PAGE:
If you listen carefully, you can hear the rumble of an approaching environmental disaster.
The OxCam Arc is a proposal to build a million new homes and associated infrastructure in a wide arc between Oxford and Cambridge.
It has been quietly brewing since 2003, but it recently launched the first public consultation. This is “seeking views to help us create a vision for the Oxford-Cambridge Arc Spatial Framework, and guide the future growth of the area to 2050”
As is the way with these things, there are lots of greenwash proclamations about creating a “Green Arc” but the reality of the proposal is much more worrying: As proposed, it’s an undemocratic “business as usual” growth plan to concrete over the countryside to make developers and land owners rich, without any regard for the imperative to urgently reduce carbon emissions to Net Zero.
Concerningly it is being driven forward by central government (which has notoriously close links with property developers) The Housing Minister Robert Jenrick has even been called “The Minister for Property Developers”
This process is undermining and overriding local democracy. For example, reading the small print of the consultation documents, its apparent that the “Spatial Framework” will be at the level of “National Planning Policy Framework” (NPPF) This is really important, because policy at NPPF level determines what Local Plans and Neighbourhood Plans are allowed to do, or have to do. This then determines what happens about housebuilding and other development, such as roads and industry and infrastructure.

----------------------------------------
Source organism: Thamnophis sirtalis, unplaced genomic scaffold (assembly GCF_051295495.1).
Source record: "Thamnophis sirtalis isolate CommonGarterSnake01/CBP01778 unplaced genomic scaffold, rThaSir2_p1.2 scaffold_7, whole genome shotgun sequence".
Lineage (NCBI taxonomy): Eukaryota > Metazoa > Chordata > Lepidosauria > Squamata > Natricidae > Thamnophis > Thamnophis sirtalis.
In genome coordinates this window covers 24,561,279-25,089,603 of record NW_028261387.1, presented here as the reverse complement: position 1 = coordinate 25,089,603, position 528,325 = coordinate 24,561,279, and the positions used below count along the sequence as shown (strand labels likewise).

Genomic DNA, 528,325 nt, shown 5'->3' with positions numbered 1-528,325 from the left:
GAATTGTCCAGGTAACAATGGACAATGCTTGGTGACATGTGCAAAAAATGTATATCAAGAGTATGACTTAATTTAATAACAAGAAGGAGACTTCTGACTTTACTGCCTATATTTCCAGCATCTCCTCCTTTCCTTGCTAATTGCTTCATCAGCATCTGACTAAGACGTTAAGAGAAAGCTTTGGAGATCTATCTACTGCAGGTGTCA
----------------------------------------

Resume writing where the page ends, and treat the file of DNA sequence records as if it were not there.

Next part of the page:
At present, the NPPF specifies that Local Plans (such as the one currently being developed by Greater Cambridge) have a legally binding obligation to comply with the requirements of the Climate Act (ie Net Zero Carbon by 2050) This requirement is helping increase the level of ambition in the Greater Cambridge Local Plan, even though it could usefully be strengthened.
The risk is that the OxCam Arc’s Spatial Framework could very easily quietly water down this obligation to get to net zero carbon, replacing it with vague and unenforceable aspirations about sustainability and “doubling nature”. This would then allow developers within the OxCam Arc to do whatever they wanted, while making it much harder for our local planners to demand anything better.
The only positive thing I can see about the OxCam Arc proposal, is that there could be benefits in taking a wider view than the current piecemeal approach to planning. However, for this to be beneficial, it would need to be genuinely focused on making the country healthier, more equitable and Zero Carbon. Economic growth opportunities should be spread to the areas of the UK that need it more than Greater Cambridge.
We urge everyone who cares about our environment to respond to the OxCam Arc consultation by the deadline of 12 October 2021 and make your views clear.